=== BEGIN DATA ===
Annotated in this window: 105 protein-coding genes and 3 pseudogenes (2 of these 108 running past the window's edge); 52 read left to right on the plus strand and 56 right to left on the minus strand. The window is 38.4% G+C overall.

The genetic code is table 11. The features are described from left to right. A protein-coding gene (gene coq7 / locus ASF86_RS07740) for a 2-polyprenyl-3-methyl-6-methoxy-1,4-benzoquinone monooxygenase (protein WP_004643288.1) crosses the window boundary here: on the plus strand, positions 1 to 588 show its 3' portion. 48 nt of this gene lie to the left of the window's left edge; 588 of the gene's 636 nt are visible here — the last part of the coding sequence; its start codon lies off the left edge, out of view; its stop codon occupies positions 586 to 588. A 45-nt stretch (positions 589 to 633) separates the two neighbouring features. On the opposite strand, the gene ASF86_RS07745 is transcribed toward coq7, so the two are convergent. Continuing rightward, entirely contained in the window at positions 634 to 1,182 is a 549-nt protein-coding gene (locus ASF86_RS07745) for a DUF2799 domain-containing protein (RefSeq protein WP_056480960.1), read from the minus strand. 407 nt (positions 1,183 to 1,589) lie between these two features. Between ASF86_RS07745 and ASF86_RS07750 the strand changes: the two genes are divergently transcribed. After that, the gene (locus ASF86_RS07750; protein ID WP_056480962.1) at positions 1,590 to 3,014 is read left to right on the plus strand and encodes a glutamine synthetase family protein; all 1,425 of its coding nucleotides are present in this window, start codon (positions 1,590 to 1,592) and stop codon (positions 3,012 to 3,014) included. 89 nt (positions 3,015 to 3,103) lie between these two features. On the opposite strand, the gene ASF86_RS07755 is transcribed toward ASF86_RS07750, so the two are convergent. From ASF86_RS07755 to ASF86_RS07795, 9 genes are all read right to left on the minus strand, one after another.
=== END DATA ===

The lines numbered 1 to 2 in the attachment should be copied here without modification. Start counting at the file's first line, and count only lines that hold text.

Annotated in this window: 105 protein-coding genes and 3 pseudogenes (2 of these 108 running past the window's edge); 52 read left to right on the plus strand and 56 right to left on the minus strand. The window is 38.4% G+C overall.

The genetic code is table 11. The features are described from left to right. A protein-coding gene (gene coq7 / locus ASF86_RS07740) for a 2-polyprenyl-3-methyl-6-methoxy-1,4-benzoquinone monooxygenase (protein WP_004643288.1) crosses the window boundary here: on the plus strand, positions 1 to 588 show its 3' portion. 48 nt of this gene lie to the left of the window's left edge; 588 of the gene's 636 nt are visible here — the last part of the coding sequence; its start codon lies off the left edge, out of view; its stop codon occupies positions 586 to 588. A 45-nt stretch (positions 589 to 633) separates the two neighbouring features. On the opposite strand, the gene ASF86_RS07745 is transcribed toward coq7, so the two are convergent. Continuing rightward, entirely contained in the window at positions 634 to 1,182 is a 549-nt protein-coding gene (locus ASF86_RS07745) for a DUF2799 domain-containing protein (RefSeq protein WP_056480960.1), read from the minus strand. 407 nt (positions 1,183 to 1,589) lie between these two features. Between ASF86_RS07745 and ASF86_RS07750 the strand changes: the two genes are divergently transcribed. After that, the gene (locus ASF86_RS07750; protein ID WP_056480962.1) at positions 1,590 to 3,014 is read left to right on the plus strand and encodes a glutamine synthetase family protein; all 1,425 of its coding nucleotides are present in this window, start codon (positions 1,590 to 1,592) and stop codon (positions 3,012 to 3,014) included. 89 nt (positions 3,015 to 3,103) lie between these two features. On the opposite strand, the gene ASF86_RS07755 is transcribed toward ASF86_RS07750, so the two are convergent. From ASF86_RS07755 to ASF86_RS07795, 9 genes are all read right to left on the minus strand, one after another.